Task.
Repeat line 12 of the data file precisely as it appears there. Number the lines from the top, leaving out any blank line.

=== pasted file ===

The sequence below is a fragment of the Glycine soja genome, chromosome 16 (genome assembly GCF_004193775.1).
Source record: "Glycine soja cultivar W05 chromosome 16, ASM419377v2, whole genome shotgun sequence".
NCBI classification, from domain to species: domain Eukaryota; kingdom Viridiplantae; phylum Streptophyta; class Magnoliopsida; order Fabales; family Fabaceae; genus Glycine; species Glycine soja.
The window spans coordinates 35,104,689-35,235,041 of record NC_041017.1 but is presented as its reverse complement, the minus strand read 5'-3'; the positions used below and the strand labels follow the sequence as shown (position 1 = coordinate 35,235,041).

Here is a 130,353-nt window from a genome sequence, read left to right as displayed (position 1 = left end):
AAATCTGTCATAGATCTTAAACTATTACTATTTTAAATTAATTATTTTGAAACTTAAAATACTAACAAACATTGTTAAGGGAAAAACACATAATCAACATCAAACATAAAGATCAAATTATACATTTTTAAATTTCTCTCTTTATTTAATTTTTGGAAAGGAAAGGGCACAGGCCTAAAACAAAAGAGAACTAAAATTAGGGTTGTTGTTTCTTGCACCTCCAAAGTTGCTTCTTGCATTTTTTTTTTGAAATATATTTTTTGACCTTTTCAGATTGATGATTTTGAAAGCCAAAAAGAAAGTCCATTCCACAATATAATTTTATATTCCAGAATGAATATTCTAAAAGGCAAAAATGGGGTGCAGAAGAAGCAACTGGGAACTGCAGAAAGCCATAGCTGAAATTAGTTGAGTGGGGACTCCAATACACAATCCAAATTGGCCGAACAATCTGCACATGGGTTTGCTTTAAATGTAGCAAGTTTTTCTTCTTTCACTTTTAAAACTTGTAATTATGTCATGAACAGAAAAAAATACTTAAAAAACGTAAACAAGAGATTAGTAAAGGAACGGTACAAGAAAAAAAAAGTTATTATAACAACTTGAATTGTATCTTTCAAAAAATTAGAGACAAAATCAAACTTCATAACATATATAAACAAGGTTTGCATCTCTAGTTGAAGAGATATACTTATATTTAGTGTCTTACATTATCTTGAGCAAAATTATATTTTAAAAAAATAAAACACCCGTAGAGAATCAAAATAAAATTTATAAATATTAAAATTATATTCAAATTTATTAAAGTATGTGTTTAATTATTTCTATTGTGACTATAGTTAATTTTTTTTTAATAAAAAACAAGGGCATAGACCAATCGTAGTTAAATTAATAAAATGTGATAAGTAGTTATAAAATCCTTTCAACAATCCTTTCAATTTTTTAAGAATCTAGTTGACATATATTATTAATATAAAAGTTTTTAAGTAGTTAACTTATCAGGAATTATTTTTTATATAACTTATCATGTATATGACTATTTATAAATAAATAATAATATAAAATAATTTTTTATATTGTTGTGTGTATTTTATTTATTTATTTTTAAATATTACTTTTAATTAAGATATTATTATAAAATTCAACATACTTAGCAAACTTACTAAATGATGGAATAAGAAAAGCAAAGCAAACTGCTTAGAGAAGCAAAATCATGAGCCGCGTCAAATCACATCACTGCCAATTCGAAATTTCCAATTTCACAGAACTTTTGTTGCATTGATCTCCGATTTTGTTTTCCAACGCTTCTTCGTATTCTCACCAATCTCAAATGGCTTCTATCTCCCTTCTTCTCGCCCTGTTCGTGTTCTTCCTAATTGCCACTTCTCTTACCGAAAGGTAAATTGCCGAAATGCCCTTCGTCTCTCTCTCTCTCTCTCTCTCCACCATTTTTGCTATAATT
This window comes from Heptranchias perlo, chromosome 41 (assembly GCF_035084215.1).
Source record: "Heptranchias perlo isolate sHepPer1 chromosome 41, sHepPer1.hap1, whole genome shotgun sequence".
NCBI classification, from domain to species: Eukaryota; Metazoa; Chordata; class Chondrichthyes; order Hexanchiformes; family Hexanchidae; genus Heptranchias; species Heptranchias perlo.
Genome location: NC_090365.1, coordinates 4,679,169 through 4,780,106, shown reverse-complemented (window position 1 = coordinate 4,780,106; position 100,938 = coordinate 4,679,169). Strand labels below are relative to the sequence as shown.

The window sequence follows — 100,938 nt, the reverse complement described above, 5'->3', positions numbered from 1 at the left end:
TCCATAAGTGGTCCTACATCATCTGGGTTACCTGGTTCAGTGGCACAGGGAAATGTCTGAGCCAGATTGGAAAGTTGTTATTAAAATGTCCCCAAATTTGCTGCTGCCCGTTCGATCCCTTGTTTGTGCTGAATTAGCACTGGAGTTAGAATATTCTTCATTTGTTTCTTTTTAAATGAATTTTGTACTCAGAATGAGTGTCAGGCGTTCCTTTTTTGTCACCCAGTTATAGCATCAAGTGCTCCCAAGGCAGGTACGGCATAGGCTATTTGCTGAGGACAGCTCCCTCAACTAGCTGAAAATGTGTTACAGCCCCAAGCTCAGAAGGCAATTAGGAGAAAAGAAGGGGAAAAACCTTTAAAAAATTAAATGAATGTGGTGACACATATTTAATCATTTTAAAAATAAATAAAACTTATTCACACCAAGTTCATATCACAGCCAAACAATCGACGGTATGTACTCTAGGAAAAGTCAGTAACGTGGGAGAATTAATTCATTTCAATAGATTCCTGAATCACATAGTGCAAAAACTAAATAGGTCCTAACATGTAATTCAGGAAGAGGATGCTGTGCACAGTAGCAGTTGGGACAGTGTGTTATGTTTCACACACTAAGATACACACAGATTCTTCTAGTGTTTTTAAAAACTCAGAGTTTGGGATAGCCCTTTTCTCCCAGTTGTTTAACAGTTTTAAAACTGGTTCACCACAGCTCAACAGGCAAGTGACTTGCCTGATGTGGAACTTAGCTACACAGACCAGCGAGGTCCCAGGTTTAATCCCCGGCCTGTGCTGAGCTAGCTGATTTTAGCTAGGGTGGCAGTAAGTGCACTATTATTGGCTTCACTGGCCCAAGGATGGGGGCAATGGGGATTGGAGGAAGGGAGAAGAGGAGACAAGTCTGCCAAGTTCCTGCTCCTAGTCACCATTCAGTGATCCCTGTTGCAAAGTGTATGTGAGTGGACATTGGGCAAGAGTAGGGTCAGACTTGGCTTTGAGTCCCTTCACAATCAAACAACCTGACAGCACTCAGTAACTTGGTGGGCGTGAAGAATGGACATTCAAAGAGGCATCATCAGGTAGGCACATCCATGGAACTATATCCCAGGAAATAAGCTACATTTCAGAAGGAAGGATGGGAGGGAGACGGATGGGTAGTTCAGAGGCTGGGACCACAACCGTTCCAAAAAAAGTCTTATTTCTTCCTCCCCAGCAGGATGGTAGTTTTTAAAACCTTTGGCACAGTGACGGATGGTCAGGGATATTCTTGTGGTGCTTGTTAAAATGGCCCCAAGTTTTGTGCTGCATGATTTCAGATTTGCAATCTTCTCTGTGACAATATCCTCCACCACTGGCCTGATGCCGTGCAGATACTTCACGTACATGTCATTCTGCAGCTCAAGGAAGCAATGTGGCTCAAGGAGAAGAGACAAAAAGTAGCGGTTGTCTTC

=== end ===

TCCATAAGTGGTCCTACATCATCTGGGTTACCTGGTTCAGTGGCACAGGGAAATGTCTGAGCCAGATTGGAAAGTTGTTATTAAAATGTCCCCAAATTTGCTGCTGCCCGTTCGATCCCTTGTTTGTGCTGAATTAGCACTGGAGTTAGAATATTCTTCATTTGTTTCTTTTTAAATGAATTTTGTACTCAGAATGAGTGTCAGGCGTTCCTTTTTTGTCACCCAGTTATAGCATCAAGTGCTCCCAAGGCAGGTACGGCATAGGCTATTTGCTGAGGACAGCTCCCTCAACTAGCTGAAAATGTGTTACAGCCCCAAGCTCAGAAGGCAATTAGGAGAAAAGAAGGGGAAAAACCTTTAAAAAATTAAATGAATGTGGTGACACATATTTAATCATTTTAAAAATAAATAAAACTTATTCACACCAAGTTCATATCACAGCCAAACAATCGACGGTATGTACTCTAGGAAAAGTCAGTAACGTGGGAGAATTAATTCATTTCAATAGATTCCTGAATCACATAGTGCAAAAACTAAATAGGTCCTAACATGTAATTCAGGAAGAGGATGCTGTGCACAGTAGCAGTTGGGACAGTGTGTTATGTTTCACACACTAAGATACACACAGATTCTTCTAGTGTTTTTAAAAACTCAGAGTTTGGGATAGCCCTTTTCTCCCAGTTGTTTAACAGTTTTAAAACTGGTTCACCACAGCTCAACAGGCAAGTGACTTGCCTGATGTGGAACTTAGCTACACAGACCAGCGAGGTCCCAGGTTTAATCCCCGGCCTGTGCTGAGCTAGCTGATTTTAGCTAGGGTGGCAGTAAGTGCACTATTATTGGCTTCACTGGCCCAAGGATGGGGGCAATGGGGATTGGAGGAAGGGAGAAGAGGAGACAAGTCTGCCAAGTTCCTGCTCCTAGTCACCATTCAGTGATCCCTGTTGCAAAGTGTATGTGAGTGGACATTGGGCAAGAGTAGGGTCAGACTTGGCTTTGAGTCCCTTCACAATCAAACAACCTGACAGCACTCAGTAACTTGGTGGGCGTGAAGAATGGACATTCAAAGAGGCATCATCAGGTAGGCACATCCATGGAACTATATCCCAGGAAATAAGCTACATTTCAGAAGGAAGGATGGGAGGGAGACGGATGGGTAGTTCAGAGGCTGGGACCACAACCGTTCCAAAAAAAGTCTTATTTCTTCCTCCCCAGCAGGATGGTAGTTTTTAAAACCTTTGGCACAGTGACGGATGGTCAGGGATATTCTTGTGGTGCTTGTTAAAATGGCCCCAAGTTTTGTGCTGCATGATTTCAGATTTGCAATCTTCTCTGTGACAATATCCTCCACCACTGGCCTGATGCCGTGCAGATACTTCACGTACATGTCATTCTGCAGCTCAAGGAAGCAATGTGGCTCAAGGAGAAGAGACAAAAAGTAGCGGTTGTCTTC